When Master Gardener writers met recently to schedule the next series of media articles, it was decided that January would be devoted to the topic of garden planning. As we discussed various topics, we were surprised to discover how different from each other our gardening experiences are.
As an example, when talking about “wildlife in the garden,” I mentioned that white-crowned sparrows and juncos had returned to my yard (at approximately 1,500 feet in elevation) for the winter. Another master gardener replied, “They’re in my yard (approximately 3,500 feet) all year round. A third, who lives in Oakdale, never sees these particular birds.
Moving on to discuss the topic of planting dates, we discovered that the Oakdale master gardener plants early in the spring. I, however, who spent 25 years living at an elevation of almost 4,000 feet, still can’t get used to planting before Mother’s Day — which means sometimes my veggies go into the ground late and end up battling excessive heat in Jamestown. The higher-elevation master gardener never plants before Mother’s Day. And, then, sometimes her garden faces late snow and killing frosts.
Certain plants, such as sugar and Jeffrey pines, thrive at higher elevations and would perish at lower elevations. Other plants, such as citrus, can grow easily in Oakdale, while they would freeze to death in Mi-Wuk Village.
In her award-winning book, “Gathering Moss,” Robin Wall Kimmerer says, “I’d climbed too many mountains not to notice the changes in vegetation with elevation. Elevational zonation usually results from temperature gradients and it gets cooler the higher you go.”
So, the first principle in planning your garden is: know your elevation. Elevation impacts so much more than just the average high and low temperature at your location. It can have an impact on soil types, rainfall, wind, humidity, heat and light.
Soils at higher elevations tend to be thinner, lower in nutrient content, rockier and more granitic. Lower-elevation soils tend to be much higher in clay content and, thus, richer in nutrients and water holding ability.
Rain shadow is the term applied to the effect of elevation upon precipitation. In California, storm clouds (usually) blow in from the west and are full of water content evaporated from the Pacific Ocean. As clouds rise up the western slope of mountain ranges — such as the Coast Range, the Inland Range and the Sierra Nevada — clouds cool and condense, releasing precipitation. As clouds cross over to eastern slopes, they contain less water; they become warmer and more diffuse. Lower and eastern slopes get less precipitation.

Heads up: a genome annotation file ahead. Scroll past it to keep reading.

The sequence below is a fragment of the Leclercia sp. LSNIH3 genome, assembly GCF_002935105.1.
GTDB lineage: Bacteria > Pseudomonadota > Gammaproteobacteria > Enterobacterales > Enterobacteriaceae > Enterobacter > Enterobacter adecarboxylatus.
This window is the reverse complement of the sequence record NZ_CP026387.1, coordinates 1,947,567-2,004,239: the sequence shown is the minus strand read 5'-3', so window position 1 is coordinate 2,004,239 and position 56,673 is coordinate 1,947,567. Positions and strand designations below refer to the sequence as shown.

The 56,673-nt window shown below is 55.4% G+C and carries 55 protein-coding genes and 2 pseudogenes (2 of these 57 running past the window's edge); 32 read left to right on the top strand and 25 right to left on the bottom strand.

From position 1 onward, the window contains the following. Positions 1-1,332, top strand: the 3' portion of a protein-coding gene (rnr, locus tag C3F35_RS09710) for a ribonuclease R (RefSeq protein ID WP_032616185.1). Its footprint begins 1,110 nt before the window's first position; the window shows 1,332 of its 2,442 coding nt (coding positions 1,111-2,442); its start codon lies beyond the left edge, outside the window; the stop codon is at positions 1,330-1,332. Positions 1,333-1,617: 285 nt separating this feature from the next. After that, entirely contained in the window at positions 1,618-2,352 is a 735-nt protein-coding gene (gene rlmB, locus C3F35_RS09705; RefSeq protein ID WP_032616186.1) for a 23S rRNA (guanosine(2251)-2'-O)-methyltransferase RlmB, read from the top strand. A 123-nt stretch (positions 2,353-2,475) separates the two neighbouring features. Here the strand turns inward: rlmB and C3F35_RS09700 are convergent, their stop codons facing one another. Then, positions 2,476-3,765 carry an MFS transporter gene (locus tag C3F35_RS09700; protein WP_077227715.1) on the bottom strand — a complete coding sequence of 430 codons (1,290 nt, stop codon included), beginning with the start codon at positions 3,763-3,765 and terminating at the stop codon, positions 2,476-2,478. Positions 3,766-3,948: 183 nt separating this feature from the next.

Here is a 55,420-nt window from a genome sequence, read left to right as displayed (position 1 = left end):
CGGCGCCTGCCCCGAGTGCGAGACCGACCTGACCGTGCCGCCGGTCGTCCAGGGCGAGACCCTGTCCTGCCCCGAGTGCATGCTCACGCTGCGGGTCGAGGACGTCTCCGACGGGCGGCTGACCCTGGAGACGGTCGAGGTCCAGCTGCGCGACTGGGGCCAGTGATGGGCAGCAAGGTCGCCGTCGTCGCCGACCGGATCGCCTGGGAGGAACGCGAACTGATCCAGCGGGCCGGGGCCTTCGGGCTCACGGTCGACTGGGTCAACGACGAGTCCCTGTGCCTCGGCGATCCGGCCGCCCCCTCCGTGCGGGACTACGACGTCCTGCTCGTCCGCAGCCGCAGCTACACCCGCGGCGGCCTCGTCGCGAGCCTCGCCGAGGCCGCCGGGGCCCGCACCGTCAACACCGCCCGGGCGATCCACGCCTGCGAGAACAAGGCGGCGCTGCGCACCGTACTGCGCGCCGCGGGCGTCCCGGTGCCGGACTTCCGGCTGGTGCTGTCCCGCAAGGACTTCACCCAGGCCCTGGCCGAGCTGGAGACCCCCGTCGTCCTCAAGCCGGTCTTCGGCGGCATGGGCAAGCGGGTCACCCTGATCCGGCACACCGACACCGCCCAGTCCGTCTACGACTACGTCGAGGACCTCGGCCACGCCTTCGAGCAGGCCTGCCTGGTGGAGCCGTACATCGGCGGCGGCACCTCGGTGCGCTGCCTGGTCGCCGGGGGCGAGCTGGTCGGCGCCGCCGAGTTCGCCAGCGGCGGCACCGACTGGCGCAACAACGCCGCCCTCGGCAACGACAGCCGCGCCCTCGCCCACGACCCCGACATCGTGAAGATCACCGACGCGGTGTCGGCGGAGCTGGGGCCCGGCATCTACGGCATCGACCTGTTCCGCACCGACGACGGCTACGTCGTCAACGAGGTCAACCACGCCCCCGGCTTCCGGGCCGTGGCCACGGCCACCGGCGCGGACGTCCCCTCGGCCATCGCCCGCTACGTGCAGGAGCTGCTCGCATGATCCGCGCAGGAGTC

Elevation can also affect air movement and light. We’re all familiar with increased wind gusts over mountain passes. Alpine plants living above tree line are often low-growing or twisted in response to tougher conditions and prevailing winds at high elevations. And the tall evergreens of mixed conifer forests at higher elevations provide much more shade, lowering the ambient temperature and increasing humidity,
The USDA Plant Hardiness Zone Map at planthardiness.ars.usda.gov/PHZMWeb/ released in 2012 updated the more general information found on the 1990 map. As an example, when queried, the interactive 1990 map placed Jamestown, Twain Harte and Mi-Wuk Village all in the same zone. The 2012 map sorts locations into different zones, taking into account elevation, closeness to large bodies of water, and whether the location is in a valley or on a ridge top.
Be aware that hardiness zones or planting zones have large boundaries and may not be exact enough for your site. Zones grade into and out of each other gradually and irregularly. Rely on your own experience in your garden and determine the effects of your elevation upon your specific situation.
If you are looking for assistance in finding plants that will thrive in your garden, check out High Country Gardens online at www.highcountrygardens.com. Their interactive site will give you a selection of plants based upon ZIP code. Also, Las Pilitas Nursery, at www.laspilitas.com/comhabit/zipcode.htm, provides a list of California native plants based upon your ZIP code or city name.
Rebecca Miller-Cripps is a University of California Cooperative Extension Master Gardener of Tuolumne County who has lived in both high and low-elevation locations in the county.